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INDIVIDUAL PHYSICAL MONITORING FOR ELITE WOMEN'S INTERNATIONAL SOCCER PLAYERS: AN EDUCATIONAL PROGRAMME
  1. Stephen Boyce1,2,
  2. Oliver Davies1,
  3. Michael McKenna1,
  4. Andrew White1,
  5. Mark Dixon1,
  6. Niall Elliott1
  1. 1SportScotland Institute of Sport, Stirling, United Kingdom
  2. 2Scottish Football Association, Glasgow, United Kingdom

    Abstract

    Background Education of soccer players is important in injury prevention and maintaining health throughout their career. Injury epidemiological studies have highlighted risk around knee and ankle. Aetiological factors include direct trauma, biomechanical imbalances, poor mobility, strength imbalances and training load.

    Objective To monitor individual player specific physical range of movement scores to inform and educate players around self-management, readiness to train and injury risk.

    Design Prospective observational study.

    Setting Scotland women's soccer national squad.

    Participants Elite women international soccer players.

    Interventions (or Assessment of Risk Factors) Players were assessed each morning during international team camps for a range of objective physical markers.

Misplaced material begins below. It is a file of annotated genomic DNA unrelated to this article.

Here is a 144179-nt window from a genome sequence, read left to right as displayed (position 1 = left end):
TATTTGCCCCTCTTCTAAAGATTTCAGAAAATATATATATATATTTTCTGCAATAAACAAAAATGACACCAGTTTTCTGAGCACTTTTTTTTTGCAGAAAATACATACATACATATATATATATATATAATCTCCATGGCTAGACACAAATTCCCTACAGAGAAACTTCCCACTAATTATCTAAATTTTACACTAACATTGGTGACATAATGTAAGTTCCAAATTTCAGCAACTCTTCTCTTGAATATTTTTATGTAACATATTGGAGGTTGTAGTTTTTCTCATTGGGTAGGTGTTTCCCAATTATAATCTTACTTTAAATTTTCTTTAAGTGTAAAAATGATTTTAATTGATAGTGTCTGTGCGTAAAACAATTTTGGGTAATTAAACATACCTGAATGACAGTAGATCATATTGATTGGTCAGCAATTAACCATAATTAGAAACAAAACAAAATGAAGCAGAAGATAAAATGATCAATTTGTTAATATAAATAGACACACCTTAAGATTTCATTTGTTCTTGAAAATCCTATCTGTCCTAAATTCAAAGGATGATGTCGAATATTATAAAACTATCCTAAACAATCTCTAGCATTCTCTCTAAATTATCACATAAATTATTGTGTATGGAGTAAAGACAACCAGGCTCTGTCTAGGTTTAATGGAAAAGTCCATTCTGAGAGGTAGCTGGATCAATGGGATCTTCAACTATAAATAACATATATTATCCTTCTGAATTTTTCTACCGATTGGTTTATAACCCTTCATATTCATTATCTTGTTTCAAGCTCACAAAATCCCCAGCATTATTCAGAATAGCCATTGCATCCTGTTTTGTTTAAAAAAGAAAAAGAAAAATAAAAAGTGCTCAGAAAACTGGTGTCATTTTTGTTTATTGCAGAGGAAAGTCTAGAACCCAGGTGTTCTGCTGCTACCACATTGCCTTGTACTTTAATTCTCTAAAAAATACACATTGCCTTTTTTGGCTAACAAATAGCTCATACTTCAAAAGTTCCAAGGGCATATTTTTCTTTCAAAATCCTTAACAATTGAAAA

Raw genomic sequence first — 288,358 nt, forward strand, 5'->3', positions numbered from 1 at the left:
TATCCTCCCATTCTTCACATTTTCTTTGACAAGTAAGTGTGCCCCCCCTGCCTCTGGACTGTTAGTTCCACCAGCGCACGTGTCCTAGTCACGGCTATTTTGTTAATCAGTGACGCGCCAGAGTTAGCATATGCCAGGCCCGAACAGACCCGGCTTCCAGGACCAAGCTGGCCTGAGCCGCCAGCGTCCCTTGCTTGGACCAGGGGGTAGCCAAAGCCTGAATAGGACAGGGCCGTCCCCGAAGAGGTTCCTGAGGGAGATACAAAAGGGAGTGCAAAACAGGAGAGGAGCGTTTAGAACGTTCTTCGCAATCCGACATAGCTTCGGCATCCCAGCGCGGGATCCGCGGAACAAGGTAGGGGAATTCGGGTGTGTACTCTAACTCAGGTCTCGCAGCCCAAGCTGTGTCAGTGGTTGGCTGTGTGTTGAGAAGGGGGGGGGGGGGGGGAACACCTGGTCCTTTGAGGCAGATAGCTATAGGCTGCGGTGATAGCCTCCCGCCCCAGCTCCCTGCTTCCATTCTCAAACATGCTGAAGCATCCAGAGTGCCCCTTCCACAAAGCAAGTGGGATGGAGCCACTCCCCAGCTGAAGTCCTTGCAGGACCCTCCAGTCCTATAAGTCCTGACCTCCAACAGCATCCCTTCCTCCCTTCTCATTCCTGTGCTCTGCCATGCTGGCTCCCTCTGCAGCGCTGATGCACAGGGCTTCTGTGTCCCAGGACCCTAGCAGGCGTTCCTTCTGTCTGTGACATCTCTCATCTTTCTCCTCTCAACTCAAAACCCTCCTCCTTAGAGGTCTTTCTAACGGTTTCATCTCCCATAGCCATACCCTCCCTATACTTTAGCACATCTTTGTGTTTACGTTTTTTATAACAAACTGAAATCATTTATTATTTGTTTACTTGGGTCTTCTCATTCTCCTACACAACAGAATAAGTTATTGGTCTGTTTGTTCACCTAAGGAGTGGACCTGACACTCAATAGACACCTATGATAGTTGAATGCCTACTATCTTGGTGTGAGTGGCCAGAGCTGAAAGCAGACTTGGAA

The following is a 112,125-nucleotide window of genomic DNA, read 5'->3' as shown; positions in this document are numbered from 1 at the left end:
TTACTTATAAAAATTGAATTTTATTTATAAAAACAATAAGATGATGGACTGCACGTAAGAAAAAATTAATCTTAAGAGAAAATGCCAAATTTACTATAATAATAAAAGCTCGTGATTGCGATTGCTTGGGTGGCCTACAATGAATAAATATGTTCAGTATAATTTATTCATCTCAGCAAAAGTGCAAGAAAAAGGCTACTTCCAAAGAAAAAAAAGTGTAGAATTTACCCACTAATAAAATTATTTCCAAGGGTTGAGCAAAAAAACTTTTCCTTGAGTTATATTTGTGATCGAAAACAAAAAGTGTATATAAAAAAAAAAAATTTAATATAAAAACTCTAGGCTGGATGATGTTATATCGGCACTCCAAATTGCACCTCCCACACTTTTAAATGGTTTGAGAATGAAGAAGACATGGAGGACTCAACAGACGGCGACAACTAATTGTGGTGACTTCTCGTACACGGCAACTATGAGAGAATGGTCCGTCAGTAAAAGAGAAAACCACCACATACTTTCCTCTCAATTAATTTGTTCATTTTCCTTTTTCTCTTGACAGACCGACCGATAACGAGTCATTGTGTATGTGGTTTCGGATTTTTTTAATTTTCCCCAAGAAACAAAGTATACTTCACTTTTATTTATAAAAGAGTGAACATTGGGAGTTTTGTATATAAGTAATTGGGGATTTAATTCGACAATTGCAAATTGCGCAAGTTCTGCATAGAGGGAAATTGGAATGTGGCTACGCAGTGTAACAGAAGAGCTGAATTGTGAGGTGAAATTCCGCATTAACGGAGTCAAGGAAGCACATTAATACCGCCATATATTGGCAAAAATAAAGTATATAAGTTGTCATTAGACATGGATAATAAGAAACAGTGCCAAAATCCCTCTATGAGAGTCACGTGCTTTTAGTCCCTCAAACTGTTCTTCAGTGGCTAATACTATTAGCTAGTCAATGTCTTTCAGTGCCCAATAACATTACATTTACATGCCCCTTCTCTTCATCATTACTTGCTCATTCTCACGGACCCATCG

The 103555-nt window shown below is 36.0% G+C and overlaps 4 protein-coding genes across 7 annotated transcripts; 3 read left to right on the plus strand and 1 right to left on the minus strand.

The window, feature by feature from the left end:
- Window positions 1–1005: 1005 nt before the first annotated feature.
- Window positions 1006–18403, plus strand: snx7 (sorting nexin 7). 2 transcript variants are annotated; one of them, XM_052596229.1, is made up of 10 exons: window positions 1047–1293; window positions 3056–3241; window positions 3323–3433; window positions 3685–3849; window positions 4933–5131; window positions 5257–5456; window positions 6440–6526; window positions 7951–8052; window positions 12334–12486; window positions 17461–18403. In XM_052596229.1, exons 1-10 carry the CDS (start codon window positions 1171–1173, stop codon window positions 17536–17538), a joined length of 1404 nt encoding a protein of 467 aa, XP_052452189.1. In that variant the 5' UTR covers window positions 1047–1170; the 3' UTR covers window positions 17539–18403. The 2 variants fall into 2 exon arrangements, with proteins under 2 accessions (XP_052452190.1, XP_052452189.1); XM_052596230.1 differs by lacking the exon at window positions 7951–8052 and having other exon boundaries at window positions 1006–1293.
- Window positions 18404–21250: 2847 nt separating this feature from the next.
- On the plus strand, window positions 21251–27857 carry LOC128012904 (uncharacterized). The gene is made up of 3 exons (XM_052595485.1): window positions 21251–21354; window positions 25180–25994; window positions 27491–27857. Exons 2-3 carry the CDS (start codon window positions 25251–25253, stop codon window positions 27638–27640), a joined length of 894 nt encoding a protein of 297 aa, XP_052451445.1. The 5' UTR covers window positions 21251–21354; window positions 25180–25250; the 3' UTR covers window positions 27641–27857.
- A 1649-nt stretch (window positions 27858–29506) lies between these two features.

Main Outcome Measurements Sit and reach distance, Knee to wall distance, Thomas test hip range of movement. Average scores were used to educate players and individually tasked with completing specific self-management modalities to improve these scores before entering a risk environment.

    Results 28 players completed the self-directed objective tests. The physical markers were averaged out and players given individual red, amber and green scores. The markers were discussed amongst the sports medicine team and concerns regarding a player's health and fitness relayed to the coaching staff. The player was tasked with completing self-directed individualised exercises to improve any flagged scores. They were also tasked with completing this in their club environment and improvement in physical markers scores was noted on subsequent camp entries.

    Conclusions Using specific physical markers individual to each player we were able to track and inform of any flagged scores during the health check. This enabled us to give a clear understanding of player readiness to train as well as informing and educating the player on how they could improve their scores through self-management modalities therefore decreasing injury risk. Initial findings through injury surveillance suggest a decrease in lower limb muscle related injuries.

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